Monday, 21 October 2013

Monday Moments welcomes David Robinson

Hello! I'm having some Monday Moments with fellow Crooked Cat author - David Robinson.

I'm delighted he's managed to come along with a guest post today, especially since The Deep Secret is being published this coming Friday (25th October), and he's presently run off his feet with all the promotional work that goes with a book launch. 
If you don't know David yet you'll learn that he is a very prolific author with many new titles under his belt this past year or two, some of those penned as David Robinson, and many of those written as his other self- David W. Robinson.

David's newest novel has a little in common with one of mine, but I'll let him explain the connections...

Heidelberg: A City Of Stories
Nancy’s novel, Topaz Eyes is a mystery thriller with an air of romance. My latest offering, The Deep Secret, released on October 25th, is a thriller with an air of graphic sex and violence.
We’re both published by Crooked Cat, but there is one other factor which links the two books: Heidelberg.
Topaz Eyes opens with a meeting in a café in the heart of Heidelberg. The Deep Secret gets to Heidelberg in Chapter Two, where one of the protagonists, Julius Reiniger, steals bread from a market stall and in an effort to escape the angry shopkeeper bumps into the man who will change his life, Franz Walter.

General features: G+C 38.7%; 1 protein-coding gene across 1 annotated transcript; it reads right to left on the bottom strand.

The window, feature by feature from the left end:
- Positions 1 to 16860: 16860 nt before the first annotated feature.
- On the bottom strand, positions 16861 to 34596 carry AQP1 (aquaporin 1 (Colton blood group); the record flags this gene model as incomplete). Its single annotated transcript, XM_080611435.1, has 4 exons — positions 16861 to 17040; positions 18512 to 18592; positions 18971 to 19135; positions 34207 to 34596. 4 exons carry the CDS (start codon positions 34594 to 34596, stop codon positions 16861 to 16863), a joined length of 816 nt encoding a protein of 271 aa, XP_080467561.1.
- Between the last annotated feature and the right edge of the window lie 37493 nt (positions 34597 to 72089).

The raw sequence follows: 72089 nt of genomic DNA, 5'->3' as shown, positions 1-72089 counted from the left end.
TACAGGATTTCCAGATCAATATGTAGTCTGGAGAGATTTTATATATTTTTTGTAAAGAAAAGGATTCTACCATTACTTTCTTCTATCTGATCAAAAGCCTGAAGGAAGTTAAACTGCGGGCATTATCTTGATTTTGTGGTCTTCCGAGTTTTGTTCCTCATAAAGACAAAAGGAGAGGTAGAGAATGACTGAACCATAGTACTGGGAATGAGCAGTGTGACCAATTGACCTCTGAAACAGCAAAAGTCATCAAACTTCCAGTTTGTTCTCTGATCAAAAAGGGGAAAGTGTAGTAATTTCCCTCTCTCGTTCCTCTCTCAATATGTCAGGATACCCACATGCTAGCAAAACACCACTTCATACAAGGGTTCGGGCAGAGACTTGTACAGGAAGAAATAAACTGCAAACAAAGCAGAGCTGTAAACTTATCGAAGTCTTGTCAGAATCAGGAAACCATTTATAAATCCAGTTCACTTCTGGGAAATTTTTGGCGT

I don’t know whether Nancy’s researches took her to Heidelberg. I was on my way there, but got sidetracked by a wife who was more interested in sun and sand than sedentary research. I ended up in Benidorm, instead.
Yet, even if I had got to the town, it would have been of little use. The Heidelberg chapters in The Deep Secret are set between the year 1927 and 1943.
Some things remain the same. The Brückentor, the old city gate, which leads onto the Karl Theodor Bridge, has guarded the city since medieval times. The present Heidelberg Castle has stood on the hillside above the town since the mid-18th century, and in its cellars, the Heidelberg Tun, one of the largest wine vats in the world, is only a little younger.
My interest in Heidelberg was neither aesthetic nor academic. Instead I was concerned with a remarkable crime which took place there between 1927 and 1934, when criminal hypnotist, Walter, subdued and controlled a young woman, identified only as Mrs E, and abused her for seven years before his capture.
So little is known about this crime that I had to fictionalise it for The Deep Secret, and as my wife pointed out, I write much better fiction when I’m sunning myself in Spain than I ever would trailing round the old cities of Germany. Arguments that we’ll never know unless I try, fell on deaf ears and we still ended up in Benidorm.
For all that my descriptive of the city is more functional than fascinating, I hope the result of my effort is as captivating as Nancy’s, but even though the books come under similar classification (thriller/mystery) they’re targeted at different audiences.
In the following, short extract from The Deep Secret, the young Julius Reiniger has been captured after stealing a loaf of bread. The police officer, Herr Röhm, is leading him across the Karle Theodor Bridge to the police station.